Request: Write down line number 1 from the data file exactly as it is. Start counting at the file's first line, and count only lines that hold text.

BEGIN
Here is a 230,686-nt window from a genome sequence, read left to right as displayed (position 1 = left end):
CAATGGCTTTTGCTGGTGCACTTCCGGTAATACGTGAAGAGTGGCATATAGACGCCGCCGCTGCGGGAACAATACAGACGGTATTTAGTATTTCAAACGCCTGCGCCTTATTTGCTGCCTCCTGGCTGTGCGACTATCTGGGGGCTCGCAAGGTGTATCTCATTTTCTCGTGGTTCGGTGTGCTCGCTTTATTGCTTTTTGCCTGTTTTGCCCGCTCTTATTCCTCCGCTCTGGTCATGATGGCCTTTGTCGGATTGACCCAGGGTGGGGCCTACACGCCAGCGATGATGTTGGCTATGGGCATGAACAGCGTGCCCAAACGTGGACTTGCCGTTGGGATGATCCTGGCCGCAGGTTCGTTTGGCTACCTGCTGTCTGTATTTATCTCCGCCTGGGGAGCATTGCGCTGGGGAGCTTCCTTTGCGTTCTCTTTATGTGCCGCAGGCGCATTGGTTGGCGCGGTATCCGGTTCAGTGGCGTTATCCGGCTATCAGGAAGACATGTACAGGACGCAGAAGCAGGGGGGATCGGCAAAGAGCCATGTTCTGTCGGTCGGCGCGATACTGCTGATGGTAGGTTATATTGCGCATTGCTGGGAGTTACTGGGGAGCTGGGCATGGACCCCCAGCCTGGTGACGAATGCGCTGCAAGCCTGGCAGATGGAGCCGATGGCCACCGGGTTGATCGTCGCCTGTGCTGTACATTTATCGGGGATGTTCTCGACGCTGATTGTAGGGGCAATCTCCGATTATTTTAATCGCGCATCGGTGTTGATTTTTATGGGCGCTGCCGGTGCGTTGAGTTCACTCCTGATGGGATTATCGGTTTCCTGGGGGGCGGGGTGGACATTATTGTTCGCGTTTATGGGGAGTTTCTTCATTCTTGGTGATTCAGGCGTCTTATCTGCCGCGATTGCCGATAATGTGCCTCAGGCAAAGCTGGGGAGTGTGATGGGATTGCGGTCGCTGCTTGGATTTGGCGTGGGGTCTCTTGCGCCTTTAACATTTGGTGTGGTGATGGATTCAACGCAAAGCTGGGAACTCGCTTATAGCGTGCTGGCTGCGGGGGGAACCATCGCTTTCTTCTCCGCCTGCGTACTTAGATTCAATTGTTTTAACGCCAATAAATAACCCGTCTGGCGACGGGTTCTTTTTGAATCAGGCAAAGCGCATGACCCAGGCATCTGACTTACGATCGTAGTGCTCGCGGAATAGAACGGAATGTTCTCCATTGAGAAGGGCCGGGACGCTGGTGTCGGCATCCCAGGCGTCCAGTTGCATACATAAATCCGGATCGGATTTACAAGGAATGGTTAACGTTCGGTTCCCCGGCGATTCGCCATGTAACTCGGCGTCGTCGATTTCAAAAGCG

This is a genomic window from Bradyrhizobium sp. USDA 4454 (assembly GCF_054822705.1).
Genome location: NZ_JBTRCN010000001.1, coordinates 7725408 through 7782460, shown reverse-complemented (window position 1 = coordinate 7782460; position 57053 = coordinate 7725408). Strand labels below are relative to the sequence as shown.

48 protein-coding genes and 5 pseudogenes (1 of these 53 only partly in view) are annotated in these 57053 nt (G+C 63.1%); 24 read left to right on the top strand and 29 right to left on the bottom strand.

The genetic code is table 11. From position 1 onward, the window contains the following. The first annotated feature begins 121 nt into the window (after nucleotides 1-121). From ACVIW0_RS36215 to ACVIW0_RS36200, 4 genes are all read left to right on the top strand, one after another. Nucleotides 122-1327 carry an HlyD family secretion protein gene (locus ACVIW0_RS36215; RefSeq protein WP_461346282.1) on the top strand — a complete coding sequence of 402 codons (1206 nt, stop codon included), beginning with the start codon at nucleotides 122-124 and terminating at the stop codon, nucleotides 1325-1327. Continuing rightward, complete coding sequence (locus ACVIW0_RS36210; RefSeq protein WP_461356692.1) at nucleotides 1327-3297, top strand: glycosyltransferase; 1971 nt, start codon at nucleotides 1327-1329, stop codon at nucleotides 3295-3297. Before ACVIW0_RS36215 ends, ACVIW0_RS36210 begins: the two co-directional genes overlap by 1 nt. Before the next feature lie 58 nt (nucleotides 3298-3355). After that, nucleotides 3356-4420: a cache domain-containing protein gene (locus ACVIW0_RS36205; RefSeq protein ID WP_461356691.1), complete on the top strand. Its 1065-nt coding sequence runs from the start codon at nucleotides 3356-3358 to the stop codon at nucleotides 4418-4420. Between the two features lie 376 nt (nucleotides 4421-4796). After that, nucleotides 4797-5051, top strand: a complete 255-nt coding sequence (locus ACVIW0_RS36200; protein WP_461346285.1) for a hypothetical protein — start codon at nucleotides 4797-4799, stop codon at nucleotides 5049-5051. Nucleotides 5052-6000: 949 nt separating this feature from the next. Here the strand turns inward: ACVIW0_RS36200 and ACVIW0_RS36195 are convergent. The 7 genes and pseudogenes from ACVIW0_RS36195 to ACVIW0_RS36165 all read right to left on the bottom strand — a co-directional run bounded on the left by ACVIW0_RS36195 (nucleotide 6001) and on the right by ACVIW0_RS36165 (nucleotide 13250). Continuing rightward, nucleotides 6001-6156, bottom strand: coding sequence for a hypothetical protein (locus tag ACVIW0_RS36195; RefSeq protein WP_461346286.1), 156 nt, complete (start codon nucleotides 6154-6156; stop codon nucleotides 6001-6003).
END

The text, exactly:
Here is a 230,686-nt window from a genome sequence, read left to right as displayed (position 1 = left end):